• hospitals - (although those might have stricter requirements and may not accept high school students)


Playing sports won't make or break you - it doesn't play a huge role in the admissions process unless you're being scouted to play on a scholarship in college. I got accepted into my schools without playing any type of sport in high school. However, if you are passionate about sports, you can play in place of some clubs or volunteering and it will still show that you're well-rounded and all of the adjectives they look for. If you're playing a sport, commitment is key so try to play for several years. One year doesn't make much of an impact and skipping years can bring up questions. Try to get a leadership position in your junior or senior year on your team, as well. 

In this same concept, band and JROTC can enhance your applications in similar ways as long as you're committed.

Have something that makes you stand out

This can be tough but keep in mind that everyone is doing those clubs and everyone is playing those sports. What makes you different? Along with consistent volunteer work, there are tons of opportunities for standing out. You could...

  • Start some type of beneficial program in your community that you maintain and help grow
  • Start a blog and truly put in work and develop skills
  • If you're crafty, launch a small business selling your products
  • If you like acting, participate in community plays outside of school

Show that you put in work to create something and that you're unique and talented.

Don't neglect your interests. They're going to ask what your hobbies are. Make sure you have something to say.

Most importantly,

Don't forget to study! No matter how well you succeed in extracurriculars, grades and test scores will always reign supreme. Always, always put schoolwork first. Make sure your assignments are getting done, you're staying on top of everything, and studying for your tests.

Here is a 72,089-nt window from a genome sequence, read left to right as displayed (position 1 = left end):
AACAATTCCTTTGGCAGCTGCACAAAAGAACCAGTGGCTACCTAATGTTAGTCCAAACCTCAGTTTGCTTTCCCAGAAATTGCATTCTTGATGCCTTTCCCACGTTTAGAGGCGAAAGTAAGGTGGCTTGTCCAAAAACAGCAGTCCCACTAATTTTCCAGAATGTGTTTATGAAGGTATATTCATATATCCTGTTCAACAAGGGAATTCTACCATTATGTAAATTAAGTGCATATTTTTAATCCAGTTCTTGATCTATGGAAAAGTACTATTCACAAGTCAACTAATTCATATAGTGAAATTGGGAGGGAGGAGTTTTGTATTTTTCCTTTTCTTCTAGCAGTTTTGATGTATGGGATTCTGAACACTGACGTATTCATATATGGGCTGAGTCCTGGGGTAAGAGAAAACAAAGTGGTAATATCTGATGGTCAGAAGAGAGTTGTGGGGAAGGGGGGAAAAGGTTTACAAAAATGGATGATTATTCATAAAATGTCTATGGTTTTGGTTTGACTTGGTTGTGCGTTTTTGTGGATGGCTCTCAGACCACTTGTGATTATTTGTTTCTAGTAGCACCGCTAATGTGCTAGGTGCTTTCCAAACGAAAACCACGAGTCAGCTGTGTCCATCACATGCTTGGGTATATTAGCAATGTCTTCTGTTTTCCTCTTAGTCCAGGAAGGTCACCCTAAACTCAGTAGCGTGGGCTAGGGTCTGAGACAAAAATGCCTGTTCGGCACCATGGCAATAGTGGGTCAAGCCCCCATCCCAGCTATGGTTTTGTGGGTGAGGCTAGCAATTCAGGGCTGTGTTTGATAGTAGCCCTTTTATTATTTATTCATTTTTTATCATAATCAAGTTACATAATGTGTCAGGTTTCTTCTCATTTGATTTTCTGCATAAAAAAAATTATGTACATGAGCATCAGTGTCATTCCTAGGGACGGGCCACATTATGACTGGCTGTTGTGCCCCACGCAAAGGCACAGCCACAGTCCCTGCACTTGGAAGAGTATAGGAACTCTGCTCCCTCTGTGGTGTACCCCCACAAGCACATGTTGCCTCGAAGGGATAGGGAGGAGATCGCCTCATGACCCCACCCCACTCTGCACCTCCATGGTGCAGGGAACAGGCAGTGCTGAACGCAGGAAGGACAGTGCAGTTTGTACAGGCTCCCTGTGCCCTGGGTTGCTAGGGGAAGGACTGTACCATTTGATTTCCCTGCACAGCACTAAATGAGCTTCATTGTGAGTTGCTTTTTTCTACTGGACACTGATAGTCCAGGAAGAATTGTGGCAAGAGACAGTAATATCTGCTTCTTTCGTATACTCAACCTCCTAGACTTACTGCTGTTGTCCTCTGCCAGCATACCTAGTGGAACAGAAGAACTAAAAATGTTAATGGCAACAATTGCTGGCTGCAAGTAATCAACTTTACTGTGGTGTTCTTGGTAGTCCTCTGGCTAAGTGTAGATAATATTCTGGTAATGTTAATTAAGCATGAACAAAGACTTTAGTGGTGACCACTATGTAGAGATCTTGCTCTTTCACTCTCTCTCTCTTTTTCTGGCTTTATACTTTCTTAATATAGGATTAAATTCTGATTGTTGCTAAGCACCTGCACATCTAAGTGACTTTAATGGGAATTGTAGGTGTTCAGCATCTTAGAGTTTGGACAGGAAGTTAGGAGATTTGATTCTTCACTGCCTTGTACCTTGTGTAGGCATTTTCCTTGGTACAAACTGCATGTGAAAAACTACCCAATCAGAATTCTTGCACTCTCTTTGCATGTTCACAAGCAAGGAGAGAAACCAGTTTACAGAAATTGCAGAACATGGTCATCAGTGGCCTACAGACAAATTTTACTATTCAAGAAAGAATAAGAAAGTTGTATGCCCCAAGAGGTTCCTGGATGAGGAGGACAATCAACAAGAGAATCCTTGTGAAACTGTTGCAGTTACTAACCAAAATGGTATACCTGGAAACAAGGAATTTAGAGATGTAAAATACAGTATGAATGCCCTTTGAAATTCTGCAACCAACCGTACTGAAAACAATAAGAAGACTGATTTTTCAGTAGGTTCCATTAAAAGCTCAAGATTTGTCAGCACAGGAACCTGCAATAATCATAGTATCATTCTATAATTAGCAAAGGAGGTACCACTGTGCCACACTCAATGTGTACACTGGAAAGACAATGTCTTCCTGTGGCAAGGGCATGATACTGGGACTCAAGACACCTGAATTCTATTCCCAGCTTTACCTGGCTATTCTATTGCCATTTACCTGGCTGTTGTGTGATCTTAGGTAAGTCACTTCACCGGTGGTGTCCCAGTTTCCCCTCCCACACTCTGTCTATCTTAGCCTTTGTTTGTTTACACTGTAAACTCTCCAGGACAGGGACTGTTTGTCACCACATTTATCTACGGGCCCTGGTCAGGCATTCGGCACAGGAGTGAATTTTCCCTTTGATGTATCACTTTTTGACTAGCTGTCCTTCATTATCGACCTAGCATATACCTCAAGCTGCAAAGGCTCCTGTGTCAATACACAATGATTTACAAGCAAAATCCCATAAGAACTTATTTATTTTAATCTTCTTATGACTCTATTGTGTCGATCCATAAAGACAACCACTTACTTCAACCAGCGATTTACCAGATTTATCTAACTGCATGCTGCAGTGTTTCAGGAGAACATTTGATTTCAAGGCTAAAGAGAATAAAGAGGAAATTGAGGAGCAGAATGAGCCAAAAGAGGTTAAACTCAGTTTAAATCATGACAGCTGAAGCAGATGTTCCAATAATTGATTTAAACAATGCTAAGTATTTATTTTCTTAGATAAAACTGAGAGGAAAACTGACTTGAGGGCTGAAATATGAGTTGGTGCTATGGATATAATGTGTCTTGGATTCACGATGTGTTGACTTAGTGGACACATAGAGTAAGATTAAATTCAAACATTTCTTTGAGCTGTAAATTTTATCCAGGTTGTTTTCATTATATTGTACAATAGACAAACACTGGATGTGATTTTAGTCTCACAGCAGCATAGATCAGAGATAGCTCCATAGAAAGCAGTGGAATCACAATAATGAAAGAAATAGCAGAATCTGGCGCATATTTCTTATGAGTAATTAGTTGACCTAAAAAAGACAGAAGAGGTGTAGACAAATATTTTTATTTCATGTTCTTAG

Shoot for being at the top of your class when it comes to GPA. This opens up so many doors for you that will wow admissions officers - the opportunity to be a junior marshal at graduation, the chance to speak at graduation as salutatorian or valedictorian (you'll already be accepted to college at that point), but it also motivates you to keep your GPA really high and creates friendly competition amongst your peers.

It's never too early to start preparing for the ACT and SAT. You can take the SAT more than once but it's a process that isn't fun to repeat and a huge increase in score isn't common. Be prepared so that you know what to expect and can do amazing your first try. You can review with prep books or take practice tests online, but I find it most beneficial to get a feel for the process and environment so that you aren't focused on the wrong thing the day of the test. Talk to friends who have taken the test and do your research so you know what's allowed, how the breaks work, etc.

Avoid disciplinary issues and maintain a good reputation amongst the teachers. One detention or one teacher you don't get along with won't be a big deal, but your consistent actions and reputation will define you. It may not be popular amongst your friends, but form good relationships with your teachers and go out of your way to help them. Teachers who have gotten to know you well can teach you a lot and be a big help with applications.

It's time for the big one. This one is huge. Take college classes online your junior and senior year. I can't stress this enough! If you can leave high school with college credit, do it! I went to college with a full semester of college credits thanks to online classes in partnership with the community college and AP credits from passing the exams. Do not leave money on the table! Those classes typically cost a lot so if your high school is letting you take them for free, take full advantage of that! Also, pay close attention in your AP classes and study hard for those exams because you're paying for them and that's college credit at stake. 

Wrapping up, I feel like I poured my secrets into this post so I hope you take these things to heart and keep college in the back of your mind throughout high school, reflecting in the things that you do.

If you ever have any questions about high school, college admissions, or anything we've discussed here, my inbox is always open [madsmaybemail@gmail.com] and I'm available on social media. Feel free to reach out!

Good luck in high school! Don't forget to have fun and enjoy these years of freedom!